Five Thai activists charged with attempting to harm the Queen

Bangkok (AP) —Thai prosecutors say five people at a street demonstration last October about changes that attempted to harm the Queen when some protesters shouted a slogan criticizing the monarchy. Indicted a democratic activist.

Queen Suthida, wife of King Maha Vajralongkorn, when a limousine carrying the Queen and her son, Prince Dipancorn Rasmihoti, passed through a crowd of protesters mixed with royal supporters. The incident that occurred did not pose any obvious danger. family.

Five have been accused of violating Article 110 of the Criminal Code, and anyone attempting to commit violence against the Queen or royal heirs will be sentenced to 16 to 20 years in prison. They include veteran activist Ekachai Hong Kang Wan, a social critic who has been repeatedly attacked by unknown perpetrators.

All five deny cheating. After their indictment, they were released on bail of THB 200,000-300,000 ($ 6,400- $ 9,600) respectively.

It is very unusual for a royal car to be driven near a protest. In the October 14 incident, police tied their arms together as the Queen’s car passed, keeping spectators away. Some protesters shouted a slogan criticizing the monarchy, and monarchists screamed in favor of the Royal Institution.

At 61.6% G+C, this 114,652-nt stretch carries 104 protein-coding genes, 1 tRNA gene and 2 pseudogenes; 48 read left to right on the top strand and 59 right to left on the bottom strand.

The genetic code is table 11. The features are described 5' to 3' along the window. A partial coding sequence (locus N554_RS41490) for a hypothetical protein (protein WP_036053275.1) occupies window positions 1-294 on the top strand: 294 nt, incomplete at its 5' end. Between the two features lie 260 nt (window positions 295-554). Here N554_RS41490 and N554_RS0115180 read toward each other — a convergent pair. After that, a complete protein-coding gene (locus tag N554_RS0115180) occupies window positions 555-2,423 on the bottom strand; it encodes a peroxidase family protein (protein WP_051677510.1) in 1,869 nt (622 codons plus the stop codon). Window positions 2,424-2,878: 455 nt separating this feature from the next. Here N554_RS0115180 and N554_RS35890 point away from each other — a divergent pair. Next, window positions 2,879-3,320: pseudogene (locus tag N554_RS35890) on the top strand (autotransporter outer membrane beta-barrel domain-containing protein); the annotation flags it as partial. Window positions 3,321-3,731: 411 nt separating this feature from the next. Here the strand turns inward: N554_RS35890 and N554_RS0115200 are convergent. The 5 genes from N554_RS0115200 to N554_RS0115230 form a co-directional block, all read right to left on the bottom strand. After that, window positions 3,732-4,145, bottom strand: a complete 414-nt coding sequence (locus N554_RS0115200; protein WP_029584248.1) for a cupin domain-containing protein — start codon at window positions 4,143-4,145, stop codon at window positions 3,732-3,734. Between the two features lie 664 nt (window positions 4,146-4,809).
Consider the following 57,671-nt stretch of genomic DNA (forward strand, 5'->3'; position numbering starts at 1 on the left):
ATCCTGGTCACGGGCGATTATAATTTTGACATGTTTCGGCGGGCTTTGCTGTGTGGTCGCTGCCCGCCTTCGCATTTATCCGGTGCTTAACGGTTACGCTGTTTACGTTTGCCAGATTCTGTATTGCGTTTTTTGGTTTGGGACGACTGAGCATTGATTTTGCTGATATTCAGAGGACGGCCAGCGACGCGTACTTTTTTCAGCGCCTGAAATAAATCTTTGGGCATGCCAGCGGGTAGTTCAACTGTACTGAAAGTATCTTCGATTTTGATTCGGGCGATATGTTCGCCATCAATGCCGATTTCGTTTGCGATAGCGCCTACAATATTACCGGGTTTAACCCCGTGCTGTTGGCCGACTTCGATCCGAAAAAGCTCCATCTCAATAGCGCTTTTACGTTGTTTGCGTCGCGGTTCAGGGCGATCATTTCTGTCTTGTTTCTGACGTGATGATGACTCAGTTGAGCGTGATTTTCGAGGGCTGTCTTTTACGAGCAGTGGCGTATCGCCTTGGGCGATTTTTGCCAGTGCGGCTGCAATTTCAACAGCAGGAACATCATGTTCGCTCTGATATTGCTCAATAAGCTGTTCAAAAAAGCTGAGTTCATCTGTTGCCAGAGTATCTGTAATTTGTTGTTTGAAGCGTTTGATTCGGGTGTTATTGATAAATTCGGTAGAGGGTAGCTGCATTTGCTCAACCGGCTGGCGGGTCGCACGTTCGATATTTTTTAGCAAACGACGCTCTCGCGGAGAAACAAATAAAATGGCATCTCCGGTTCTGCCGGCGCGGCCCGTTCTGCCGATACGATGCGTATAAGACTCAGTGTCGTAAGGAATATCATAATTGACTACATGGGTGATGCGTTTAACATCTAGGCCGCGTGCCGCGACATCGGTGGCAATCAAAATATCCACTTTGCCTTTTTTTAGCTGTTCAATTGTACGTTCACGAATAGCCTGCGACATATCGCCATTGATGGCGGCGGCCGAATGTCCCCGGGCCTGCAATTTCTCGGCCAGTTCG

The encounter took place on the day more than 10,000 people met and demanded the resignation of him and his cabinet near the same location outside Prime Minister Prayut Chan-Ocha’s office.

Police disbanded the rally later that night and declared a state of emergency in Bangkok the next day, including a ban on unauthorized rallying of five or more people. The ban was ignored and the state of emergency was revoked shortly thereafter.

Thailand has strict laws that protect the reputation and security of the royal family. The law prohibiting defamation of a monarch or his close relatives imposes up to 15 years’ imprisonment on each count.

The democratization movement includes the reform of the monarchy as one of its core demands. As protest leaders increased their criticism of the Royal Institution, authorities responded by accusing them of defaming the monarchy.

A Thai human rights lawyer for the Legal Aid Group said at least 81 activists have been prosecuted under the law since November last year.

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